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Volume 20 , Issue 5
September/October 2005

Pages 753–761

Interproximal Papilla Levels Following Early Versus Delayed Placement of Single-Tooth Implants: A Controlled Clinical Trial

Lars Schropp, DDS, PhD/Flemming Isidor, DDS, PhD, Dr Odont/Lambros Kostopoulos, MS, DDS, PhD/Ann Wenzel, DDS, PhD, Dr Odont

PMID: 16274150

Purpose: The aim of this study was to evaluate interproximal papillae and clinical crown height following the placement of single-tooth implants according to early and delayed protocols. Materials and Methods: Forty-five patients were randomly allocated to either the “early” group or the “delayed” group. They were treated with a single-tooth acid-etched Osseotite implant in the maxillary or mandibular anterior or premolar region an average of 10 days (in the case of early placement) or 3 months (in the case of delayed placement) following tooth extraction. Interproximal papilla dimensions and clinical crown height were evaluated using a score index in 39 patients who attended a follow-up visit 16 to 18 months after prosthesis delivery. The patients were evaluated in photographs taken 1 week after crown placement (baseline) and approximately 1.5 years after crown placement (follow-up). Results: It was demonstrated by logistic regression the risk of presenting no papilla or a negative papilla was 7 times greater at baseline for delayed cases than for early cases (33% versus 8%). However, the soft tissue fill in the proximal spaces improved significantly from baseline to the 1.5-year follow-up in both groups, with no significant difference between the groups found at follow-up. The papilla height almost 2 years after implant placement was inversely correlated with patient age. The clinical crown height was acceptable in significantly more cases in the early group than in the delayed group at follow-up. Half of the crowns in the delayed group exhibited an inappropriate height; of these, almost two thirds were assessed to be too short. Discussion and Conclusion: Early placement of single-tooth implants may be preferable to delayed implant placement technique in terms of early generation of interproximal papillae and the achievement of an appropriate clinical crown height, but no difference in papilla dimensions was seen at 1.5 years after seating of the implant crown. Int J Oral Maxillofac Implants 2005;20:753–761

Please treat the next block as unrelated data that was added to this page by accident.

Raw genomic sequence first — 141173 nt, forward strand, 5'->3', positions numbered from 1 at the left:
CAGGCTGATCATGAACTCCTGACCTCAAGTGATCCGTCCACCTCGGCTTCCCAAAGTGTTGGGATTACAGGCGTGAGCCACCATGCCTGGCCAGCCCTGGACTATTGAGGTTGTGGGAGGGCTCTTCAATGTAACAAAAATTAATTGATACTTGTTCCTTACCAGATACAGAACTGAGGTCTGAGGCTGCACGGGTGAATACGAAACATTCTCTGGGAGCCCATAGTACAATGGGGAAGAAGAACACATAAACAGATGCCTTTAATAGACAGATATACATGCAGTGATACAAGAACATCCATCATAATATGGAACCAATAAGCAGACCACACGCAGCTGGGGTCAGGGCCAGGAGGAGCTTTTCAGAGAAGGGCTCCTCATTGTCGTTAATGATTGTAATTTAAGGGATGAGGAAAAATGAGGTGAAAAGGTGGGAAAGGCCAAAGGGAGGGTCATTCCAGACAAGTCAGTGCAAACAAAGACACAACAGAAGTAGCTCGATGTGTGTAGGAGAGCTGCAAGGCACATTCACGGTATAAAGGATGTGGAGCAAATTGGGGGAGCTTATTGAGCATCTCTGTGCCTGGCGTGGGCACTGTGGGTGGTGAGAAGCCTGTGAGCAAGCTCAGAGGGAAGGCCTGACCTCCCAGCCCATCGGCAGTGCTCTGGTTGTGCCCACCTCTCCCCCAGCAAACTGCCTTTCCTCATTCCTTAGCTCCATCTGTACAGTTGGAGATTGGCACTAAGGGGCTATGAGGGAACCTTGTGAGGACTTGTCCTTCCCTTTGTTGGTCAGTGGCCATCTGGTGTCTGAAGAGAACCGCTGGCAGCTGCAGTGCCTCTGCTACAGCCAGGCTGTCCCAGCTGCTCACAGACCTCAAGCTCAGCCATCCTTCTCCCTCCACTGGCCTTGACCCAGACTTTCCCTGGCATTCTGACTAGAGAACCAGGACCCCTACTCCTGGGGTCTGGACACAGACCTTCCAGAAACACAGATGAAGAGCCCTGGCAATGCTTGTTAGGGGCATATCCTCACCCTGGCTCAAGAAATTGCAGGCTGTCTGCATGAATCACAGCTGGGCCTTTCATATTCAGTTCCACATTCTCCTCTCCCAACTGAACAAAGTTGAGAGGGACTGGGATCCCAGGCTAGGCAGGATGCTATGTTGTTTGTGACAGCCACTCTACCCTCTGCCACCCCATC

Key words: delayed implant placement, dental implants, early implant placement, esthetics of dental prostheses, mucosa

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